by Cole Harrison
Militarism tightened its icy, bipartisan grip on Washington, as the House of Representatives Sept. 23 voted for a $778 billion Pentagon budget — $38 billion higher than Trump’s final budget, and $24 billion higher than the amount requested by President Biden.
The National Defense Authorization Act (NDAA) for FY2022, or military policy bill, passed by a 316-113 vote. In Massachusetts, Reps. McGovern, Clark, Auchincloss, and Pressley voted no on the bill, while Reps. Neal, Trahan, Moulton, Lynch, and Keating supported it.
Two amendments to trim the budget by 10%, or $78 billion, and to trim the extra $24 billion, failed by 86-332 and 142-286; on these amendments, McGovern, Clark, Auchincloss and Pressley were joined by Rep. Trahan. Nine Democrats switched from supporting the 10% reduction last year to opposing it this year, including Keating, Lynch, and Neal.
We need to prioritize spending on actions designed to address our real security threats: catastrophic climate change, the global COVID-19 pandemic, and ongoing racial injustice. Continuing to increase the Pentagon budget does not make us safe.
Ro Khanna’s (D-CA) amendment to end U.S. support for Saudi Arabia’s Yemen war passed by 219-207, with all Massachusetts representatives except Moulton and Lynch voting yes.
An amendment to withdraw US troops from Syria failed by 141-286; it was supported by all Massachusetts representatives except Lynch.
Rep. Hank Johnson’s amendment to put severe limits on the 1033 program, which transfers surplus military equipment to civilian police departments and helps turn them into an occupying army, failed by 198-231, with all Massachusetts representatives voting yes. Rep. Pressley had filed her own amendment to put a moratorium on the program, but the Rules Committee did not grant it a vote.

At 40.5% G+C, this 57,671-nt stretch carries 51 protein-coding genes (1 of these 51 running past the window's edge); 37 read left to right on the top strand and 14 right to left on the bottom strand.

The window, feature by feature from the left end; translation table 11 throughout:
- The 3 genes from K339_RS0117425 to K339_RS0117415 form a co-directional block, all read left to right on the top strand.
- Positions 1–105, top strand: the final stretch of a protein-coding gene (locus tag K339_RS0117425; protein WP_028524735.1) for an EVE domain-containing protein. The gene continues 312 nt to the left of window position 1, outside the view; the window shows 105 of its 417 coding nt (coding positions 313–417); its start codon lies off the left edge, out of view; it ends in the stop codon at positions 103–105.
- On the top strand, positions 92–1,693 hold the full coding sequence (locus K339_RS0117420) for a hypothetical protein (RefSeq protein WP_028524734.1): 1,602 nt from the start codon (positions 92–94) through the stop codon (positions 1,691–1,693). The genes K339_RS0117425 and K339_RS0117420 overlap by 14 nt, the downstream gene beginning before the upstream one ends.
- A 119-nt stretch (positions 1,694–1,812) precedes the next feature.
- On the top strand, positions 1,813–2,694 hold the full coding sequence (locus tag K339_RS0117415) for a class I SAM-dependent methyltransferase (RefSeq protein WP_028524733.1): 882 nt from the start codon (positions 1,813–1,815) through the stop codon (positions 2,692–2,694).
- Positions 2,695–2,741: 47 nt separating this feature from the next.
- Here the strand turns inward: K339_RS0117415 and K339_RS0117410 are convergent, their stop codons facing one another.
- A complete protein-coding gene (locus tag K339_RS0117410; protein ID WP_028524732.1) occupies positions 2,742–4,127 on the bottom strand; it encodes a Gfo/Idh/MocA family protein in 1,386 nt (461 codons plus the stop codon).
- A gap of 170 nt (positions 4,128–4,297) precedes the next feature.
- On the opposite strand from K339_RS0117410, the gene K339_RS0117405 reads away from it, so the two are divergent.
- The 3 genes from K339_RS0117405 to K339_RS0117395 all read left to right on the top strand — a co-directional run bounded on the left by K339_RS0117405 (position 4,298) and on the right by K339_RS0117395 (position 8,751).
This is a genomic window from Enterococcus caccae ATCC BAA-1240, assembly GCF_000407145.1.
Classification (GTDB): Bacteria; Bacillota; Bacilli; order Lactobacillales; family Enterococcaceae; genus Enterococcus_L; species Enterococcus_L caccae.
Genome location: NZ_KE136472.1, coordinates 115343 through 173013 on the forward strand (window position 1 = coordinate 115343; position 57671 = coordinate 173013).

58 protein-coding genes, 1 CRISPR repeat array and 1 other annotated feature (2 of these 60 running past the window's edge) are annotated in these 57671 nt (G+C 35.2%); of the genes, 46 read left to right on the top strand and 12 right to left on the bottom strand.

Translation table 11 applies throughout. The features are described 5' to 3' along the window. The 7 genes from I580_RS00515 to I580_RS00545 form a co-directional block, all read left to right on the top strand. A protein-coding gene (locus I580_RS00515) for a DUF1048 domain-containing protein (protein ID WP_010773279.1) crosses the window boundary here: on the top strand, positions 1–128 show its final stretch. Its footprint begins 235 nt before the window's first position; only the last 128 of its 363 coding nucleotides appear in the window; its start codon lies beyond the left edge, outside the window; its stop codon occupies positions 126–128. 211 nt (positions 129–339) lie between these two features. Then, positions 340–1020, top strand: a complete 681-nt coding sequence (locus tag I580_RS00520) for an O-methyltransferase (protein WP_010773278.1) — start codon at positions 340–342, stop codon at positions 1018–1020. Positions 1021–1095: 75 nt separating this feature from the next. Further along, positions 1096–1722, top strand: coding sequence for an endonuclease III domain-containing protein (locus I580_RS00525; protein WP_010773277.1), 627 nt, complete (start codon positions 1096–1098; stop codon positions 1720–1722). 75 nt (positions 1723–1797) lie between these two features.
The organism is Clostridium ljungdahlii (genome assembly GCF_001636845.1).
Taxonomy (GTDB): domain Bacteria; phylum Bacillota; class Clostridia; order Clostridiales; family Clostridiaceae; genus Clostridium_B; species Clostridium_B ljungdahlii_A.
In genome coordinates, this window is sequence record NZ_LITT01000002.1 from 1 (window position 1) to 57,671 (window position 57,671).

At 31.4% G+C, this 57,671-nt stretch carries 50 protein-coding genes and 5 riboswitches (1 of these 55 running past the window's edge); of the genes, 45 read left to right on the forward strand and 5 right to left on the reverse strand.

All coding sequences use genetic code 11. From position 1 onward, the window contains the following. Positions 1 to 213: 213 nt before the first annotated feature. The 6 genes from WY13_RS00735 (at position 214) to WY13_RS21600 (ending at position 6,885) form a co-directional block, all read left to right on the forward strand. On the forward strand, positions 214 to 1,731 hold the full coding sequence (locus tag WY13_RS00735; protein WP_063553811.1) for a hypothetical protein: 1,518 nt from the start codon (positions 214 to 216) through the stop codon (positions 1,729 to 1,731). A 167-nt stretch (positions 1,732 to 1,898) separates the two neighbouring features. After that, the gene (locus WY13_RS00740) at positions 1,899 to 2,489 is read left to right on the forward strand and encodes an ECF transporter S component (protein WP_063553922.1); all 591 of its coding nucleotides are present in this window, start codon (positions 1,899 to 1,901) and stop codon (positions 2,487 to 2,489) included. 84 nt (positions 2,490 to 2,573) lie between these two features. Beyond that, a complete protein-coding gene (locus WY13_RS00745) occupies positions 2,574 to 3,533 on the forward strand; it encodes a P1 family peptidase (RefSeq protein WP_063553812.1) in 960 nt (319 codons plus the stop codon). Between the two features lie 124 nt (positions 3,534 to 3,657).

An amendment to stop building the new ICBM, called the Ground-Based Strategic Deterrent or GBSD, failed by 118-299, with only McGovern, Auchincloss, Clark, and Pressley in support.
In a separate bill passed the same day, the House also approved $1 billion to supply additional Raytheon Iron Dome missiles to Israel. Two days earlier, progressives including Rep. Pressley had forced Democratic leadership to strike the Iron Dome funding from the continuing resolution to temporarily fund the government; that temporary victory forced leadership to put up the Israel funding for a separate vote. After an acrimonious debate on the floor, Rep. Pressley was one of only nine House members to vote against the bill. Rep. Ocasio-Cortez’s (D-NY) separate NDAA amendment, which would have stopped a $735 sale of munitions to Israel, was killed by Rep. McGovern’s Rules Committee.
The most pro-peace member of the Massachusetts delegation, Rep. Pressley, voted as we requested on all these issues, and Reps. McGovern, Clark, and Auchincloss did so on all but Iron Dome. Rep. Trahan joined this contingent for the 10% Pentagon cut. Reps. Neal and Keating joined those five for the Yemen vote, and Rep. Moulton joined them on Syria. Rep. Lynch, the most pro-war delegation member, voted against our positions on all but the 1033 issue. 689 people used our action page to send a message to their Representatives about these issues.
The 142 votes to trim $24 billion and return it to the President’s requested number is the largest number of votes for a significant Pentagon budget cut in many years; the pro-peace forces are growing, even though in general we continue to lose most of the votes. Pentagon contracts spread over every Congressional district and military-industrial complex lobbying, the anti-China mood that has swept the nation in the past few years, and disillusionment after the sudden collapse of the US-backed Afghan government, further strengthened the coalition of fear.
Stephen Semler pointed out the impact of military-industrial complex money. The 77 Democrats who opposed the 3% cut have received, on average, $52,211 from the defense sector since January 2019, while the 142 Democrats who supported it have received an average of $35,898
Domestic and Pentagon spending issues are still largely discussed separately in Washington. Only when the likes of climate groups, teachers’ and nurses’ groups, and racial and economic justice campaigns, join with peace groups in working to cut the Pentagon, will we have a chance to free up the gigantic funds involved to address social and economic justice and the climate emergency.